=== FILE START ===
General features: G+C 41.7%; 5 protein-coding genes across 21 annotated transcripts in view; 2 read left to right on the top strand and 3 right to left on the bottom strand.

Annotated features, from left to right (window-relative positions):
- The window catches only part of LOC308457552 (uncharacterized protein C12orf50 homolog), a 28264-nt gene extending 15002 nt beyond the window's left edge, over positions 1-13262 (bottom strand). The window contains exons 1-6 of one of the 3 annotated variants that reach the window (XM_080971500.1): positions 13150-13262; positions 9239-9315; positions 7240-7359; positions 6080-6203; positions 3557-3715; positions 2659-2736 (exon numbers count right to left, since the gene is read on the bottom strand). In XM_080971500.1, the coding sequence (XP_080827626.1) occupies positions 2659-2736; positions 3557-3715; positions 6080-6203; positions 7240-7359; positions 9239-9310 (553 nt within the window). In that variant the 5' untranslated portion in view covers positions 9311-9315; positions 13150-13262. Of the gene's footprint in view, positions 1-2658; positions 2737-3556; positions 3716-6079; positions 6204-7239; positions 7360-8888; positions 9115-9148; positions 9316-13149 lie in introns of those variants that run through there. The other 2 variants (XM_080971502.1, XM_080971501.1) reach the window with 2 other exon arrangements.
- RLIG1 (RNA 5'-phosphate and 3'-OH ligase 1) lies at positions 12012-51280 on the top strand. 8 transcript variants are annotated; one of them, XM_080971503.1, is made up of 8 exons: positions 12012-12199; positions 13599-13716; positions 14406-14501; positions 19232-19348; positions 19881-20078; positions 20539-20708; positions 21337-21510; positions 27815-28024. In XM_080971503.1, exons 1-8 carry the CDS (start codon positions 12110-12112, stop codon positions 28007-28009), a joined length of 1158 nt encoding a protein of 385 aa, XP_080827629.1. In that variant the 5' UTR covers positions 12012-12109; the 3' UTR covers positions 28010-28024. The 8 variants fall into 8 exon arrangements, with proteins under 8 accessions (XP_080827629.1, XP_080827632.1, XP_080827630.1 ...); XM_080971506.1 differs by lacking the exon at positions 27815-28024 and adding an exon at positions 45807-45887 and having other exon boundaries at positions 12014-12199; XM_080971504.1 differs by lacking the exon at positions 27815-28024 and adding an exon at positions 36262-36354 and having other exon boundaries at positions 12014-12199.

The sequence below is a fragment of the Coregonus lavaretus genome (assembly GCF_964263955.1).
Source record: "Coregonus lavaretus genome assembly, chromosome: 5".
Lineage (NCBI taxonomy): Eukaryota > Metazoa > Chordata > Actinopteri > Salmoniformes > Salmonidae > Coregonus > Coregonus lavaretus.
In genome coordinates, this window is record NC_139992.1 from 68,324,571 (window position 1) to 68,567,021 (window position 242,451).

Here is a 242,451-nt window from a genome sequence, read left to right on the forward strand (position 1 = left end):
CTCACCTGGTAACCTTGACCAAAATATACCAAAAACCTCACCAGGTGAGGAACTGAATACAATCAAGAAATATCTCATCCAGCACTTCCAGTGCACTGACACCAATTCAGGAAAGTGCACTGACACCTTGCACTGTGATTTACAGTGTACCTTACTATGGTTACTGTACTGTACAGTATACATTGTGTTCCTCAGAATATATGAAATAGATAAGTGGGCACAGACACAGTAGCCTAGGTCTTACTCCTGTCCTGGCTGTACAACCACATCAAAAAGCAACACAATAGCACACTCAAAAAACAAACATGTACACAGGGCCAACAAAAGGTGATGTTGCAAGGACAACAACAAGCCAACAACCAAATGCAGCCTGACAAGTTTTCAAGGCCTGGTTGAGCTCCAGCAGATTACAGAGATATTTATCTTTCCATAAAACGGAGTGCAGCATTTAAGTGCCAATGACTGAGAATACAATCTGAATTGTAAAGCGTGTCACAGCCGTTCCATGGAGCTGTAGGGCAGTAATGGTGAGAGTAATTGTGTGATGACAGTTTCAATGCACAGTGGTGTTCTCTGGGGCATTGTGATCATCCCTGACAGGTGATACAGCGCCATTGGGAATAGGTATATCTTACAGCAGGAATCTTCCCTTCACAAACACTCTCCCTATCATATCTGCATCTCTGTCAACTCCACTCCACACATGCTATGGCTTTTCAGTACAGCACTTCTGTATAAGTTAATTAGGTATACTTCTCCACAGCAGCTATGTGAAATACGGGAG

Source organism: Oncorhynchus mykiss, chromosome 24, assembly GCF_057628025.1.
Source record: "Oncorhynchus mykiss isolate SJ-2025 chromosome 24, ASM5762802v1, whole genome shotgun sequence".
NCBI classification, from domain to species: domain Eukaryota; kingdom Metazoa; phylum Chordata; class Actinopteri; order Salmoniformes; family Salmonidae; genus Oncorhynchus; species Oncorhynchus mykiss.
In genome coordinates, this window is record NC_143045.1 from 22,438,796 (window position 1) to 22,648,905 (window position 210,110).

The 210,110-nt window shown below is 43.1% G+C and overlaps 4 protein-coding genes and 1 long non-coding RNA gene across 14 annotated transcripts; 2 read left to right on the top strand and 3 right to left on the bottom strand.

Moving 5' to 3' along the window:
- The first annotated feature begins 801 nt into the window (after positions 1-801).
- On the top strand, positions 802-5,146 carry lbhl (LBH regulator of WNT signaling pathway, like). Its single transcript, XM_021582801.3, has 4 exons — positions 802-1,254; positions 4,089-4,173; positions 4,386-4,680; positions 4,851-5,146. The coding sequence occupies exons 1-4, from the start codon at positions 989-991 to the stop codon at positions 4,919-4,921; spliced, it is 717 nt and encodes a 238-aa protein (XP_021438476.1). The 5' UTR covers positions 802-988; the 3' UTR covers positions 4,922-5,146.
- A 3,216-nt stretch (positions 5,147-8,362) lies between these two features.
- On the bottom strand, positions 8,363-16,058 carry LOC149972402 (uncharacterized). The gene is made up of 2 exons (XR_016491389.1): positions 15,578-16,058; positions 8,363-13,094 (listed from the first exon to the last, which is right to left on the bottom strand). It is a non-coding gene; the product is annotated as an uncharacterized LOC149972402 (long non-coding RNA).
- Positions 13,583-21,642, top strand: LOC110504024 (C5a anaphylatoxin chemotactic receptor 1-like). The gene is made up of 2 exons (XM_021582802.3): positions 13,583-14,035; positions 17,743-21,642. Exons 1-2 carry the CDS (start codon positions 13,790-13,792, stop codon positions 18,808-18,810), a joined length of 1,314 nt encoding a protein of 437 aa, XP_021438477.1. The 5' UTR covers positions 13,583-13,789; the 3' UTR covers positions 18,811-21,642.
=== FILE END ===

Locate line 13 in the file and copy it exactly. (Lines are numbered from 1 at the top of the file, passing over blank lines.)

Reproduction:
NCBI classification, from domain to species: domain Eukaryota; kingdom Metazoa; phylum Chordata; class Actinopteri; order Salmoniformes; family Salmonidae; genus Oncorhynchus; species Oncorhynchus mykiss.